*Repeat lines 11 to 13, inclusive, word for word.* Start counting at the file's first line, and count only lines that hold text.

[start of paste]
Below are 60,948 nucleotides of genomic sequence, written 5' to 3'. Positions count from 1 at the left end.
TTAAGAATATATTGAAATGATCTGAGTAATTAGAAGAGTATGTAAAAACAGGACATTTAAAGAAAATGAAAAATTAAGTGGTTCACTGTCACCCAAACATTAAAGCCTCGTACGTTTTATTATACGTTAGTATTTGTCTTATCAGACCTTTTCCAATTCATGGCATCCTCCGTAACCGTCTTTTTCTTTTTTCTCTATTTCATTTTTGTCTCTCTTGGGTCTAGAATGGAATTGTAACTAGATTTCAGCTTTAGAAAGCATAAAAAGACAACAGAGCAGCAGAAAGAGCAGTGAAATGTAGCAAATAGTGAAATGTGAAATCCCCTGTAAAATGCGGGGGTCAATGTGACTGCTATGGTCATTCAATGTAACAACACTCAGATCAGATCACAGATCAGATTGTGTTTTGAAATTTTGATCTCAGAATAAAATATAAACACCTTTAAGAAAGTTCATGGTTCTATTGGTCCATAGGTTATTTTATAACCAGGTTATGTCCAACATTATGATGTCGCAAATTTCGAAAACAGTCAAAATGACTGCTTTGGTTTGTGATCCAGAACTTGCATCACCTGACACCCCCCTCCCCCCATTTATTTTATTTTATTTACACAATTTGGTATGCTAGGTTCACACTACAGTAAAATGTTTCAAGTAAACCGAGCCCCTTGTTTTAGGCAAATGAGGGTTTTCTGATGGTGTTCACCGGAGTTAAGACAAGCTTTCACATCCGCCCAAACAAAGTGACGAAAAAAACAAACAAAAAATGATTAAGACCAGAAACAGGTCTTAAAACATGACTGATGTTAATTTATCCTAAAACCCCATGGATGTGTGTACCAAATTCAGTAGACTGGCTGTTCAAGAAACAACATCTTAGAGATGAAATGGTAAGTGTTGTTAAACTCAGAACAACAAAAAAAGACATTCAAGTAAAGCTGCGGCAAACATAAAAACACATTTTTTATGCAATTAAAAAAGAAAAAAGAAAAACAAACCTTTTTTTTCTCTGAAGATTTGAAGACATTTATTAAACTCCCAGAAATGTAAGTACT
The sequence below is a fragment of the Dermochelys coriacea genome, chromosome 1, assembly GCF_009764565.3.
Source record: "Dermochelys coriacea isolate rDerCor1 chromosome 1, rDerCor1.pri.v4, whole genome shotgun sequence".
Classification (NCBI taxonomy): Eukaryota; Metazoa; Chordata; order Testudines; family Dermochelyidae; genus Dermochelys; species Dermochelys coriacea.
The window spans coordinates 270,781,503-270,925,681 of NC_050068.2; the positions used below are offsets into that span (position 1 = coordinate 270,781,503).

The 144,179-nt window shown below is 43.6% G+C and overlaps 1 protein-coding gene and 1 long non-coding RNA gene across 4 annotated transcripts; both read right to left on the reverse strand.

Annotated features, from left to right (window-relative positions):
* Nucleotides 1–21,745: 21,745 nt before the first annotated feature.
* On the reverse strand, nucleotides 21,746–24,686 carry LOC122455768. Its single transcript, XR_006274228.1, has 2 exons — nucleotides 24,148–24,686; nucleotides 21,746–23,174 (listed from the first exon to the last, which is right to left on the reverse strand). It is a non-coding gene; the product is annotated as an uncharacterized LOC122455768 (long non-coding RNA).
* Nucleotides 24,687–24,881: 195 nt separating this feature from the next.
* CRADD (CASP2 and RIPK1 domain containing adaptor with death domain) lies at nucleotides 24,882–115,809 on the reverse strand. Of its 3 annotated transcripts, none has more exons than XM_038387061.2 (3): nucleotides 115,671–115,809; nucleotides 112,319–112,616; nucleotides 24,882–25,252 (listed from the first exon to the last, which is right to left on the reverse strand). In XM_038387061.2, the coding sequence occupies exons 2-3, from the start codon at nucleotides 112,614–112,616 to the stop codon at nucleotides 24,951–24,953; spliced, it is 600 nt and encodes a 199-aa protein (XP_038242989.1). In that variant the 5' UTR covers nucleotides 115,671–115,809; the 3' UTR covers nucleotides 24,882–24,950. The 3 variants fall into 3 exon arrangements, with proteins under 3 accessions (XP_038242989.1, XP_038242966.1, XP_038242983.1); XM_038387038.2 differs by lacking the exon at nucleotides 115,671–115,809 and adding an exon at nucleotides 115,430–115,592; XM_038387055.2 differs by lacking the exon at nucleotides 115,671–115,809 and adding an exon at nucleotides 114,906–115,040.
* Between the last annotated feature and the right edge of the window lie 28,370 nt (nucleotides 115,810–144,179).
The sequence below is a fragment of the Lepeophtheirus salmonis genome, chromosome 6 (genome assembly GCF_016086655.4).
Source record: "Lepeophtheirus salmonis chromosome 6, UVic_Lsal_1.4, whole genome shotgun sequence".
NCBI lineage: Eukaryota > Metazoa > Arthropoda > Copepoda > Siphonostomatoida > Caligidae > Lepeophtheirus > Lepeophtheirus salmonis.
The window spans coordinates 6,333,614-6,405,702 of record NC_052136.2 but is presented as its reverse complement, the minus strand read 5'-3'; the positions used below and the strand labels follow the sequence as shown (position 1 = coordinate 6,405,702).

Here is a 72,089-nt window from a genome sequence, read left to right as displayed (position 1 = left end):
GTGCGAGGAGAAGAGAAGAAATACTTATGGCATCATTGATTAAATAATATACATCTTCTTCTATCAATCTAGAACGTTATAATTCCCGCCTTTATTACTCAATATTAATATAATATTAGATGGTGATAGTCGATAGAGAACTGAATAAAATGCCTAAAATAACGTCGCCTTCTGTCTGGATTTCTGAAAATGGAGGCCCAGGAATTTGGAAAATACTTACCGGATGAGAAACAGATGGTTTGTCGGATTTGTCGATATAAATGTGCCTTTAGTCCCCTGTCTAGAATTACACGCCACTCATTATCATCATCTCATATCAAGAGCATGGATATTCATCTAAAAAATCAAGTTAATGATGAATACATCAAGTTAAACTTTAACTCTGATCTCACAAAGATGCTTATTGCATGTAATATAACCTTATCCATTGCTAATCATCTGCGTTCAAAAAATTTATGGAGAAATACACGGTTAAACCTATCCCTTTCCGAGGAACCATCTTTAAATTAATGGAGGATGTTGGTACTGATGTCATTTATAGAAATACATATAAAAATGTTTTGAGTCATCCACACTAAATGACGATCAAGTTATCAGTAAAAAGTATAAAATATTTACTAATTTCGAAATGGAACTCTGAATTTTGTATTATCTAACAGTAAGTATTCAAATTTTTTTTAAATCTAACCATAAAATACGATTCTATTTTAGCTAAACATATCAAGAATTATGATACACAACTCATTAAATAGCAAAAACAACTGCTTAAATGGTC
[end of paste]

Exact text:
* Nucleotides 24,687–24,881: 195 nt separating this feature from the next.
* CRADD (CASP2 and RIPK1 domain containing adaptor with death domain) lies at nucleotides 24,882–115,809 on the reverse strand. Of its 3 annotated transcripts, none has more exons than XM_038387061.2 (3): nucleotides 115,671–115,809; nucleotides 112,319–112,616; nucleotides 24,882–25,252 (listed from the first exon to the last, which is right to left on the reverse strand). In XM_038387061.2, the coding sequence occupies exons 2-3, from the start codon at nucleotides 112,614–112,616 to the stop codon at nucleotides 24,951–24,953; spliced, it is 600 nt and encodes a 199-aa protein (XP_038242989.1). In that variant the 5' UTR covers nucleotides 115,671–115,809; the 3' UTR covers nucleotides 24,882–24,950. The 3 variants fall into 3 exon arrangements, with proteins under 3 accessions (XP_038242989.1, XP_038242966.1, XP_038242983.1); XM_038387038.2 differs by lacking the exon at nucleotides 115,671–115,809 and adding an exon at nucleotides 115,430–115,592; XM_038387055.2 differs by lacking the exon at nucleotides 115,671–115,809 and adding an exon at nucleotides 114,906–115,040.
* Between the last annotated feature and the right edge of the window lie 28,370 nt (nucleotides 115,810–144,179).